Jennifer Scott has several loves—wine tasting, reading, cycling—and one in particular that brings the Vancouver-based artist to Whitehorse for the first time: her love for Latin music. Scott is vocalist/pianist for the international jazz group, Crossing Borders. “Crossing borders refers to not just the fact that two of us are Canadian and two of us …

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For starters, try eavesdropping

Rude? Normally, yes. Eavesdropping is never in vogue, unless, of course, you’re a writer. Eavesdropping involves observing, listening and perhaps inhaling details, without being obnoxious. In public buildings, on buses, on the street … any venue could provide inspiration. It may be a conversation you’re in or one you’re listening to … What’s he saying? …

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Hopping for a good cause

Mollie Fraser (from the left), Jenna Fahr and Hannah Pederson are practising for the big day, March 25, when they will hop as many times as they can to help raise money for Nlaye Ndasadaye Daycare’s Hop for Muscular Dystrophy. Pledge sheets have gone home with the children but, if you did not get the …

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A ‘little something special’ in the Rotary Music Festival

For the past 40 years, the Rotary Music Festival has been as dependable and as anticipated as the advent of spring to the Yukon. “We wanted to put in a little something special,” says Edith Belanger, the Festival’s first coordinator in its 40-year history. And, that little something special that Belanger is speaking of is …

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Fred Astaire, meet the street dancers

It’s Boys in the Hood and “Singin’ in the Rain” combined with what Nicolette Little describes as a “Sinatra-y feeling.” Little is an instructor for the Northern Lights School of Dance where she’s teaching her students a fusion of jazz, hip hop and street dance. Her Jazz & Street Dance class is percolating with isolations …

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Relay for Life celebrates, remembers and fights back

“It’s one day, one night; one community, one fight,” says Donna Hogan, co-chair of the Relay for Life steering committee. “It’s the largest cancer fundraiser event in the world,” adds Scott Kent, regional manager of the Canadian Cancer Society. There are 52 relays in the Yukon and B.C. and over 300 across Canada. Hogan has …

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Beer From a Wide-Open Space

Marketing beer is fun. When you have a product that so many people enjoy and you are told to “Go sell this!” you can have a pretty amusing and creative time.  Many of the world’s larger breweries have found a useful formula when advertising their wares: Beer = Boobs + Friends + Sports Heroes. It …

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Coyote Teaches Us About Love in the Time of Collaring

Close to Spider Man: stories, Ivan E. Coyote, Arsenal Pulp Press, 2005 (second printing) 93 pages. What I enjoy about Ivan Coyote’s stories is their unwrapped honesty. The book says these are fictional stories, but they seem so much like memoir that you might feel truth hovering around the floor of every story. Most of …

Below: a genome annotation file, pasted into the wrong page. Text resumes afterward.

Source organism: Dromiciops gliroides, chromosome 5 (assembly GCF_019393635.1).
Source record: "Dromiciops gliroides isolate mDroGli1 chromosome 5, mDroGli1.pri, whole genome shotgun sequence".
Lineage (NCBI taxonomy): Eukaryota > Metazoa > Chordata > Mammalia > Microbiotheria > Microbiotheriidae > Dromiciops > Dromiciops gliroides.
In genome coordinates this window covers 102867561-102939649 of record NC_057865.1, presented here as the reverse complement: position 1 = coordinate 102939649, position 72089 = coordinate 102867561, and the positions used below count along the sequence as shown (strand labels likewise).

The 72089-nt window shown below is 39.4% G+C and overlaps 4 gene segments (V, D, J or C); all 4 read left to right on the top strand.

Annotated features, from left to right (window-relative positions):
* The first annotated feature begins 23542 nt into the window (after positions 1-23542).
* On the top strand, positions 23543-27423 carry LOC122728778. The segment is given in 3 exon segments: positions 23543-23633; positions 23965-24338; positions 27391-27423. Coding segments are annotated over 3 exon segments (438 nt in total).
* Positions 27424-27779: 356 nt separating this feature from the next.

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Countdown to the hoopla

When does Christmas start? Of course it is December 25, but when can the hoopla begin? Back in 1991, I was volunteered to play Santa Claus at Northern Stores’ “Christmas in July Sale.” I think it had something to do with the fact that it was my idea to help turn all of that left …

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It’s ‘sick’ to be healthy

Adrienne Marsh is pumped. The interview takes off like a sprinter from the starting block. In a voice charged with enthusiasm, Marsh explains SOGO Active, a program presented by Coca-Cola Canada in collaboration with ParticipACTION, for youth aged 13 to 19. “It’s to get the spirit of the Olympics going [the Vancouver 2010 Winter Olympics] …

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Perhaps we aren’t doomed …

Early in January, I received a press release that excited me greatly. It was from Yukon Energy and it announced it received $125,000 in funding from the Yukon Cold Climate Innovation Centre to investigate the possibility of generating power with geothermal resources. Ultimately, this could lead to a clean and green generating plant that will …

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Bold, dark theatre returns

After a decade of collecting dust in the Guild Society office, the script for Cabaret is finally being used and will be presented at the Guild Hall, April 2 to 18. The rights were purchased in the ’90s, but the Guild Society’s artistic director, Eric Epstein, was unable to find a suitable male lead. It …

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You are invited … to a ‘no-troublesome-thoughts’ evening

Serenity is set in subdued mauves and pinks as the sun sets above the Yukon River in a mural where trees and plants are alive with birds and butterflies. Serenity is the purpose of the Serene Room – a fulfillment of the vision Linda and John Lemphers-Fenton had for the Serenity Centre. “It was a …

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Happy Anniversary, Faro!

When the world thinks of Canada, they think of the Yukon. When Yukoners think of the Yukon, they think of Faro. When the world is thinking of Canada, they don’t picture an industrialized Hamilton or the concrete of Toronto or even the wheat fields of Saskatchewan. They are thinking of mountains and forests and lakes. …